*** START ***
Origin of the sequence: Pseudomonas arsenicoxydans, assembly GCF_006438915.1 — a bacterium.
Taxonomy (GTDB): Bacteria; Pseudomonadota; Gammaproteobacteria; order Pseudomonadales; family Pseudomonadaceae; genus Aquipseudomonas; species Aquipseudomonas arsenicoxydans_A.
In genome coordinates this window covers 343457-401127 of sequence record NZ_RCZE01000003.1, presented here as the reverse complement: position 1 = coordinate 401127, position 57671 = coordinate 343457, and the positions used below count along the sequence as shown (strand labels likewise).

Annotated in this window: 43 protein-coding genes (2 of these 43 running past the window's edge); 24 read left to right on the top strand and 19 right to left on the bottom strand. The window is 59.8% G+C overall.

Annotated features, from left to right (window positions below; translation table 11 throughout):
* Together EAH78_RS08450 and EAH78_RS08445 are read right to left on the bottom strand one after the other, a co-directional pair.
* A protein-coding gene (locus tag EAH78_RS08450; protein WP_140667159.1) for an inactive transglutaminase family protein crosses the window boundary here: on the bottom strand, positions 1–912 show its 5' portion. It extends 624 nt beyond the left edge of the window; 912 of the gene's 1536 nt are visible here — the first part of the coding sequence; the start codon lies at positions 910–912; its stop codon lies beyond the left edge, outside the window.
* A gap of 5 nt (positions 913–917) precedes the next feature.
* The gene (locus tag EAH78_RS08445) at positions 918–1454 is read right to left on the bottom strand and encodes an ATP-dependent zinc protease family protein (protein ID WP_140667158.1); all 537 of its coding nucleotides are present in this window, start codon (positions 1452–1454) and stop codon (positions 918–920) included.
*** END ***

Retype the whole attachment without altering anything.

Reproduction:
Origin of the sequence: Pseudomonas arsenicoxydans, assembly GCF_006438915.1 — a bacterium.
Taxonomy (GTDB): Bacteria; Pseudomonadota; Gammaproteobacteria; order Pseudomonadales; family Pseudomonadaceae; genus Aquipseudomonas; species Aquipseudomonas arsenicoxydans_A.
In genome coordinates this window covers 343457-401127 of sequence record NZ_RCZE01000003.1, presented here as the reverse complement: position 1 = coordinate 401127, position 57671 = coordinate 343457, and the positions used below count along the sequence as shown (strand labels likewise).

Annotated in this window: 43 protein-coding genes (2 of these 43 running past the window's edge); 24 read left to right on the top strand and 19 right to left on the bottom strand. The window is 59.8% G+C overall.

Annotated features, from left to right (window positions below; translation table 11 throughout):
* Together EAH78_RS08450 and EAH78_RS08445 are read right to left on the bottom strand one after the other, a co-directional pair.
* A protein-coding gene (locus tag EAH78_RS08450; protein WP_140667159.1) for an inactive transglutaminase family protein crosses the window boundary here: on the bottom strand, positions 1–912 show its 5' portion. It extends 624 nt beyond the left edge of the window; 912 of the gene's 1536 nt are visible here — the first part of the coding sequence; the start codon lies at positions 910–912; its stop codon lies beyond the left edge, outside the window.
* A gap of 5 nt (positions 913–917) precedes the next feature.
* The gene (locus tag EAH78_RS08445) at positions 918–1454 is read right to left on the bottom strand and encodes an ATP-dependent zinc protease family protein (protein ID WP_140667158.1); all 537 of its coding nucleotides are present in this window, start codon (positions 1452–1454) and stop codon (positions 918–920) included.